Hmmmm .... sometimes I wonder if we should put so much on God! I'm not trying to say God does not lead us. He does. But He does so through people, heart desires, circumstances, and a slew of other ways. It's just too easy to throw out the phrase, "God is leading me." It's a conversation stopper.
     Anyway, I'm having a bit of a "pity party" today, groveling and groaning over losing a team member I had just recruited. Grumble, grumble. I'll get through it. But for today I feel like a flat tire on the side of the road.

19 July 2012

Indifference is the Enemy of Courage

Many people died in Syria yesterday, including three of the most powerful men in the country (due to a suicide bomb attack in Damascus).
     I am deeply concerned that we in the West are largely "yawning" at the civil war in Syria. I am especially grieved that Christians seem to be indifferent.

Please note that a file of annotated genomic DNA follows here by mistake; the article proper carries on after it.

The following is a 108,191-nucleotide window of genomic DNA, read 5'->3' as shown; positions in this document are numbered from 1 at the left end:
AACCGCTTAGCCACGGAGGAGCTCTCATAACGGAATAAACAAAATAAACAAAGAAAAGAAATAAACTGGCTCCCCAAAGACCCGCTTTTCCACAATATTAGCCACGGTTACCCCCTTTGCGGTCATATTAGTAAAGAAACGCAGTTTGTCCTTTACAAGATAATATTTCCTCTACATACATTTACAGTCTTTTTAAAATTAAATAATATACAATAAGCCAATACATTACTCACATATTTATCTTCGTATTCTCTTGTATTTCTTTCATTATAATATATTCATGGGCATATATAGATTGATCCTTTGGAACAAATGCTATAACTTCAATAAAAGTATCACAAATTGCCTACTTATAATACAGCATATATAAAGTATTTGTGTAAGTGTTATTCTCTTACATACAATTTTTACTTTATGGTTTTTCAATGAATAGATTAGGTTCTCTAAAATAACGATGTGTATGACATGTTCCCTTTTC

From 1980-1988 Iranians and Iraqis slaughtered each other by the thousands in the "Persian Gulf War." Western political powers were concerned about the war in so far as it affected the flow of oil to our countries from the Persian Gulf. The fact that tens of thousands of people lost their lives (some via chemical warfare) did not seem to penetrate our hearts all that much.
     I believe indifference is the enemy of courage, and our indifference or shrugging of our shoulders over Syria is another example.
     I have wondered (some time aloud, which can get me in trouble!) WHY many of us are indifferent about these conflicts. Here is three possible explanations:
1. These are Muslims killing Muslims (primarily Sunnis against Shi'ites). Non-Muslims have a difficult time grasping the tribal animosity between Muslim sects/factions. Our difference is birthed in our ignorance;